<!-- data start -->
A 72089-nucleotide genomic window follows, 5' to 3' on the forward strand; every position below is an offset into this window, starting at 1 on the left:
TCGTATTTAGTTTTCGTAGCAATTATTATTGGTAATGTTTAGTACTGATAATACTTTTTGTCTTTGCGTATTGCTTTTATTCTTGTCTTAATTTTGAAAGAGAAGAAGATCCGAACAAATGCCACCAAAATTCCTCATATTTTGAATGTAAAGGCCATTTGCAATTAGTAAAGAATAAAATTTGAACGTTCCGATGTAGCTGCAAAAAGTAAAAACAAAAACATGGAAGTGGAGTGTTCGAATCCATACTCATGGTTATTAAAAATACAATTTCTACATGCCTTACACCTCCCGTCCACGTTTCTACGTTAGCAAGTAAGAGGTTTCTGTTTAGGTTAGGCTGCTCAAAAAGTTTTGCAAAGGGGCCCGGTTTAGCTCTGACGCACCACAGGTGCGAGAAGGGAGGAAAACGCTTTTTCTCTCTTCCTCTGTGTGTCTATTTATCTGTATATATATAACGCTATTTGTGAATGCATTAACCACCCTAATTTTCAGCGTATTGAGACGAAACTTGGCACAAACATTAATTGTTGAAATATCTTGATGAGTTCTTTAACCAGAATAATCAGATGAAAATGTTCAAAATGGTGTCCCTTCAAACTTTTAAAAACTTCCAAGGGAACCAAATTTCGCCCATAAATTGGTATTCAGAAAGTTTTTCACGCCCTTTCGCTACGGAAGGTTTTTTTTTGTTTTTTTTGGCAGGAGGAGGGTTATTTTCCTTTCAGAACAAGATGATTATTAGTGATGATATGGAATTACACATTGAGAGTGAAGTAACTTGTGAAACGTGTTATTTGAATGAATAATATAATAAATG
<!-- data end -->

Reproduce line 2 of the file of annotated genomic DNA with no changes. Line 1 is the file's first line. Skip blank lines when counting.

TCGTATTTAGTTTTCGTAGCAATTATTATTGGTAATGTTTAGTACTGATAATACTTTTTGTCTTTGCGTATTGCTTTTATTCTTGTCTTAATTTTGAAAGAGAAGAAGATCCGAACAAATGCCACCAAAATTCCTCATATTTTGAATGTAAAGGCCATTTGCAATTAGTAAAGAATAAAATTTGAACGTTCCGATGTAGCTGCAAAAAGTAAAAACAAAAACATGGAAGTGGAGTGTTCGAATCCATACTCATGGTTATTAAAAATACAATTTCTACATGCCTTACACCTCCCGTCCACGTTTCTACGTTAGCAAGTAAGAGGTTTCTGTTTAGGTTAGGCTGCTCAAAAAGTTTTGCAAAGGGGCCCGGTTTAGCTCTGACGCACCACAGGTGCGAGAAGGGAGGAAAACGCTTTTTCTCTCTTCCTCTGTGTGTCTATTTATCTGTATATATATAACGCTATTTGTGAATGCATTAACCACCCTAATTTTCAGCGTATTGAGACGAAACTTGGCACAAACATTAATTGTTGAAATATCTTGATGAGTTCTTTAACCAGAATAATCAGATGAAAATGTTCAAAATGGTGTCCCTTCAAACTTTTAAAAACTTCCAAGGGAACCAAATTTCGCCCATAAATTGGTATTCAGAAAGTTTTTCACGCCCTTTCGCTACGGAAGGTTTTTTTTTGTTTTTTTTGGCAGGAGGAGGGTTATTTTCCTTTCAGAACAAGATGATTATTAGTGATGATATGGAATTACACATTGAGAGTGAAGTAACTTGTGAAACGTGTTATTTGAATGAATAATATAATAAATG